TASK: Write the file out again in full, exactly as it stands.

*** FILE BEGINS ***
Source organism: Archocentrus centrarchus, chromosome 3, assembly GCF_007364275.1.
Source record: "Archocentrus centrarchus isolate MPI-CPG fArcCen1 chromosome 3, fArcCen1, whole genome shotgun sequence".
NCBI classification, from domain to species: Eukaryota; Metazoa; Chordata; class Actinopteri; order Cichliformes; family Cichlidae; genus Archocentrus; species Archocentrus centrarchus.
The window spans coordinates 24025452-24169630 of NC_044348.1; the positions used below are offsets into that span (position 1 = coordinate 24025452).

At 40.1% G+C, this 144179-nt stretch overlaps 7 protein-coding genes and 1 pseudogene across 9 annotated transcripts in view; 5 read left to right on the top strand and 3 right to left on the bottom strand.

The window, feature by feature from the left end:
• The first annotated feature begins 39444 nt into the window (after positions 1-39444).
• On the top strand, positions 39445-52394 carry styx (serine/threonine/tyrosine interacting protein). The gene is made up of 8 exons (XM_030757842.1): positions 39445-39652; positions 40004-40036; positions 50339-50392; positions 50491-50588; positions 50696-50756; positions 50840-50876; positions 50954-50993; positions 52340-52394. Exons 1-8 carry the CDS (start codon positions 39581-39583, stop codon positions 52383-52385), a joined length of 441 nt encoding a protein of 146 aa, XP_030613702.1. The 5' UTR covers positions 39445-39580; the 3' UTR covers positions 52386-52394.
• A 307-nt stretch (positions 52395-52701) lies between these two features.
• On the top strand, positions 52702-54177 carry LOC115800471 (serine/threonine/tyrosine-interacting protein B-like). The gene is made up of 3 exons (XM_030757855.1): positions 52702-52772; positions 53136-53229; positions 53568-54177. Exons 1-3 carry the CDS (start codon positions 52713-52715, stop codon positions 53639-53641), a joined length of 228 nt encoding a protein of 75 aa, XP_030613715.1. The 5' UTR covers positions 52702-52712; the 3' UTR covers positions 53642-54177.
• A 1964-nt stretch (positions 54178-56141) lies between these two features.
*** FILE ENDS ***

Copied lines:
Source organism: Archocentrus centrarchus, chromosome 3, assembly GCF_007364275.1.
Source record: "Archocentrus centrarchus isolate MPI-CPG fArcCen1 chromosome 3, fArcCen1, whole genome shotgun sequence".
NCBI classification, from domain to species: Eukaryota; Metazoa; Chordata; class Actinopteri; order Cichliformes; family Cichlidae; genus Archocentrus; species Archocentrus centrarchus.
The window spans coordinates 24025452-24169630 of NC_044348.1; the positions used below are offsets into that span (position 1 = coordinate 24025452).

At 40.1% G+C, this 144179-nt stretch overlaps 7 protein-coding genes and 1 pseudogene across 9 annotated transcripts in view; 5 read left to right on the top strand and 3 right to left on the bottom strand.

The window, feature by feature from the left end:
• The first annotated feature begins 39444 nt into the window (after positions 1-39444).
• On the top strand, positions 39445-52394 carry styx (serine/threonine/tyrosine interacting protein). The gene is made up of 8 exons (XM_030757842.1): positions 39445-39652; positions 40004-40036; positions 50339-50392; positions 50491-50588; positions 50696-50756; positions 50840-50876; positions 50954-50993; positions 52340-52394. Exons 1-8 carry the CDS (start codon positions 39581-39583, stop codon positions 52383-52385), a joined length of 441 nt encoding a protein of 146 aa, XP_030613702.1. The 5' UTR covers positions 39445-39580; the 3' UTR covers positions 52386-52394.
• A 307-nt stretch (positions 52395-52701) lies between these two features.
• On the top strand, positions 52702-54177 carry LOC115800471 (serine/threonine/tyrosine-interacting protein B-like). The gene is made up of 3 exons (XM_030757855.1): positions 52702-52772; positions 53136-53229; positions 53568-54177. Exons 1-3 carry the CDS (start codon positions 52713-52715, stop codon positions 53639-53641), a joined length of 228 nt encoding a protein of 75 aa, XP_030613715.1. The 5' UTR covers positions 52702-52712; the 3' UTR covers positions 53642-54177.
• A 1964-nt stretch (positions 54178-56141) lies between these two features.